‘Muriel would become accustomed to the new environment quickly.’ Would she? Would anyone love her at all, let alone love her as I do? I had often seen the empty, listless faces of those lined up in wheelchairs along the corridors of such places, waiting, waiting for the fleeting visit of some loved one. In such an environment, Muriel would be tamed only with drugs or bodily restraints, of that I was confident. To put God first means that all other responsibilities he gives are first, too. Sorting out responsibilities that seem to conflict, however, is a tricky business.

She is such a delight to me. I don’t have to care for her, I get to.

Muriel cannot speak in sentences now, only in phrases and words, and often words that make little sense: ‘no’ when she means ‘yes’, for example. But she can say one sentence, and she says it often: ‘I love you’. She not only says it, she acts it. The board arranged for a companion to stay in our home so I could go daily to the office. During those two years it became increasingly difficult to keep Muriel at home. As soon as I left, she would go out after me. With me, she was content; without me, she was distressed, sometimes terror-stricken.

The walk to the college is a mile round trip. She would make that trip as many as ten times a day. Sometimes at night, when I helped her undress, I found bloody feet. When I told our family doctor, he choked up. ‘Such love,’ he said simply. Then, after a moment, ‘I have a theory that the characteristics developed across the years come out at times like these’. I wish I loved God like that – desperate to be near him at all times. Thus she teaches me, day by day. As she needed more and more of me, I wrestled daily with the question of who gets me full-time – Muriel or Columbia Bible College and Seminary? Dr Tabor advised me not to make any decision based on my desire to see Muriel stay contented. ‘Make your plans apart from that question. Whether or not you can be successful in your dreams for the college and seminary or not, I cannot judge, but I can tell you now, you will not be successful with Muriel.’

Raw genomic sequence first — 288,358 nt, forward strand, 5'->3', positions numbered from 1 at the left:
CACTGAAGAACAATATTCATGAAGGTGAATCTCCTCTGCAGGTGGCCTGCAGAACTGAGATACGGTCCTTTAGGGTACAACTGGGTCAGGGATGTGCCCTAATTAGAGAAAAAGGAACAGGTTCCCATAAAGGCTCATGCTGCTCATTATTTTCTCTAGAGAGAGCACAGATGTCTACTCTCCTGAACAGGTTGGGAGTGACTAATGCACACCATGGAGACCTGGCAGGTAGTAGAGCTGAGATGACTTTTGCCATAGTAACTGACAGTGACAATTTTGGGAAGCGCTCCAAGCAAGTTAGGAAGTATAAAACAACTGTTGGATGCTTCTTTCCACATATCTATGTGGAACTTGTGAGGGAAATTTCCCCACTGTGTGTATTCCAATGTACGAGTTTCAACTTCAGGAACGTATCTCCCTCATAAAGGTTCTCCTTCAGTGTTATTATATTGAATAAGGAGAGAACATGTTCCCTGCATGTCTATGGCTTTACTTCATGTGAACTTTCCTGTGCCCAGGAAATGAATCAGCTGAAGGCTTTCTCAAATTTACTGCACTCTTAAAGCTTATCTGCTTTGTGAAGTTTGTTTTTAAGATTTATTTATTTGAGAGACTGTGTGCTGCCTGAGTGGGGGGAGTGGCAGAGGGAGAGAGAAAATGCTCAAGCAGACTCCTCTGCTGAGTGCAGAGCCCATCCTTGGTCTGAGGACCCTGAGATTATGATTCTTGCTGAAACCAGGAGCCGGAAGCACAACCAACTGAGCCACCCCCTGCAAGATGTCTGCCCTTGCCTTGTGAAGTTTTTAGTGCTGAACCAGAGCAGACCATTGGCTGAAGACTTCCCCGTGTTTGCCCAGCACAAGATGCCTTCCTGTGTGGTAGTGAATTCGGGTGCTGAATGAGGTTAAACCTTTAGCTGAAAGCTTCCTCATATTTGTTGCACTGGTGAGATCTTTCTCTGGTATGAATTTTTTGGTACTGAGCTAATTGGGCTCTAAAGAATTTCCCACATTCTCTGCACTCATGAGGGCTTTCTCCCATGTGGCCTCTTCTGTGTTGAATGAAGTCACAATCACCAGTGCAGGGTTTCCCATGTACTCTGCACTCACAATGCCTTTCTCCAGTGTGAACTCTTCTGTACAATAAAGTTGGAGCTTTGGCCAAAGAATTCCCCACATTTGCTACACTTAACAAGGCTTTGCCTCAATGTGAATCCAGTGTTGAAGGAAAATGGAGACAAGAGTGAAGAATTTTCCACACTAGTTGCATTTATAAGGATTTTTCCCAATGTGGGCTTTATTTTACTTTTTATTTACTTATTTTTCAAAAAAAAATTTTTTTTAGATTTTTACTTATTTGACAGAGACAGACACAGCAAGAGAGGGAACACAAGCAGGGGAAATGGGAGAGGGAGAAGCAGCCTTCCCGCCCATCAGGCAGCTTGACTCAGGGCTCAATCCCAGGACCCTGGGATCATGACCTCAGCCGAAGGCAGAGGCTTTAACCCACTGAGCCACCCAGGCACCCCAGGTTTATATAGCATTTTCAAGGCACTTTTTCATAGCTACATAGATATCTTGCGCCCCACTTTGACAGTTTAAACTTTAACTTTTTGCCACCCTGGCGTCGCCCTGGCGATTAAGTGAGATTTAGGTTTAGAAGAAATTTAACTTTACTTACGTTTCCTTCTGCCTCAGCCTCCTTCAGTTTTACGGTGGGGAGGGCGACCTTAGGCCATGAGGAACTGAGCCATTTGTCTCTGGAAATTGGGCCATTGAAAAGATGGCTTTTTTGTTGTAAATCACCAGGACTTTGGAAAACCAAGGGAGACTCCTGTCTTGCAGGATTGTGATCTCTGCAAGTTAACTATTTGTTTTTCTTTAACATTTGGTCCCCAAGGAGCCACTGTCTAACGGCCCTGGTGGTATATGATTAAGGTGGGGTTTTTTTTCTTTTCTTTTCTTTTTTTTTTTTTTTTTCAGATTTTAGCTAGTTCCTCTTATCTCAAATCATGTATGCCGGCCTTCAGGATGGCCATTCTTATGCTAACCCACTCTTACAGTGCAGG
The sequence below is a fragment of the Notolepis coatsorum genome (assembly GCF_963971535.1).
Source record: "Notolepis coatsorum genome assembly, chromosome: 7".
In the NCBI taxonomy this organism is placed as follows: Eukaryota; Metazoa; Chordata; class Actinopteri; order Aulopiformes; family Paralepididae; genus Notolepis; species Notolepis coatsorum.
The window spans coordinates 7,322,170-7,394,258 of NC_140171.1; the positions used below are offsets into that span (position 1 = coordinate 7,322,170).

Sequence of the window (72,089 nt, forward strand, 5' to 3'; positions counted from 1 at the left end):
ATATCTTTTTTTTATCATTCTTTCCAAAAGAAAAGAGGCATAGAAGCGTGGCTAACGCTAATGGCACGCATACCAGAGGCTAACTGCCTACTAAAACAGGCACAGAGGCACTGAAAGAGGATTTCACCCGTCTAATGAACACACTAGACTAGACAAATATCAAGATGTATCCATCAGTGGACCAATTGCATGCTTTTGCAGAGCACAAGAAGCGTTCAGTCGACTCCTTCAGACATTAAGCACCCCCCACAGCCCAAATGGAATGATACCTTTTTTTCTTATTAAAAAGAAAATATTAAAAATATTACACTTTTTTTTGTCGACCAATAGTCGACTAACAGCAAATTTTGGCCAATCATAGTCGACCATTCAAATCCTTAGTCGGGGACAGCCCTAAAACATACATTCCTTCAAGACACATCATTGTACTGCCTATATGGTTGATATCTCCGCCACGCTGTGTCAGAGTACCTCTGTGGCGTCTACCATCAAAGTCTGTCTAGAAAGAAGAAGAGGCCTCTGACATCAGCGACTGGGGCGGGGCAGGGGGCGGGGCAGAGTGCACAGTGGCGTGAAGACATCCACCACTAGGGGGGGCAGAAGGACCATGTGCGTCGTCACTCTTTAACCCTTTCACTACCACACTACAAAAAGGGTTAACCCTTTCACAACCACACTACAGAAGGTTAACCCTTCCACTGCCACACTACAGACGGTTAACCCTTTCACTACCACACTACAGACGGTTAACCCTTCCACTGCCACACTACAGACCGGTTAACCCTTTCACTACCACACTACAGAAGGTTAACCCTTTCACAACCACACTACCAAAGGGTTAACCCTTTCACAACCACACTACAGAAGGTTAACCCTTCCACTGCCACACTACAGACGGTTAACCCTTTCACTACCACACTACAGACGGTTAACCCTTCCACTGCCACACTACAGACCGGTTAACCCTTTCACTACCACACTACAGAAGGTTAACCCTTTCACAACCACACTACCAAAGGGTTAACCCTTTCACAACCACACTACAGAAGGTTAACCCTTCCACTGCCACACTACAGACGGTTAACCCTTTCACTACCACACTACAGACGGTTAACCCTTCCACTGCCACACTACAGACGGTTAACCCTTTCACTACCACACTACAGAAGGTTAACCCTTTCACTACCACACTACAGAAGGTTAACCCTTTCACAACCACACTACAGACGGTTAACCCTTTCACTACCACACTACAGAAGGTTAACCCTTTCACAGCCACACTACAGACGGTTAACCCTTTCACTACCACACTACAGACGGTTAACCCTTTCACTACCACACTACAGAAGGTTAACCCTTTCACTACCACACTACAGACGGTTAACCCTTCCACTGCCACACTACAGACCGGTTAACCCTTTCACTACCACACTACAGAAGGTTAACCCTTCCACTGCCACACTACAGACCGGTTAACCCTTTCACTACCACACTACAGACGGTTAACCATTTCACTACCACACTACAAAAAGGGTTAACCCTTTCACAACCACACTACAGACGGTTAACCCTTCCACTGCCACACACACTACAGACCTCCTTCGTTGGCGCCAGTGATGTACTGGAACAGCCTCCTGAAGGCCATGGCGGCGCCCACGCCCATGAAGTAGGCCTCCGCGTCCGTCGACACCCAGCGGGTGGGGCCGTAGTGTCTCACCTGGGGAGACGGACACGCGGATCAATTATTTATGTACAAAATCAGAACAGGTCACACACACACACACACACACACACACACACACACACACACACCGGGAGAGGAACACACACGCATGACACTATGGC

When the time came, the decision was firm. It took no great calculation. It was a matter of integrity. Had I not promised, 42 years before, in sickness and in health… till death do us part’?

This was no grim duty to which I stoically resigned, however. It was only fair. She had, after all, cared for me for almost four decades with marvelous devotion; now it was my turn. And such a partner she was! If I took care of her for 40 years, I would never be out of her debt.

“She doesn’t even know you.” — “Yes,” he said, “but I know her.”

Robertson tried to explain his decision to his supporters and critics. He admitted that his wife didn’t know who he was. But that wasn’t the point. The really important thing was that he still knew who she was, and that he saw in her the same lovely woman he had married those many years ago. He said: “And I promised to be there for her ‘until death do us part.’”

The “easiest” decision would have been for him to leave her and go back to “ministry.”  His example leaves me challenged, inspired, and gracious.

How committed are you to your spouse?

Is your spouse aware of your commitment?  For better, for worse, in sickness, and in health, till death do us part.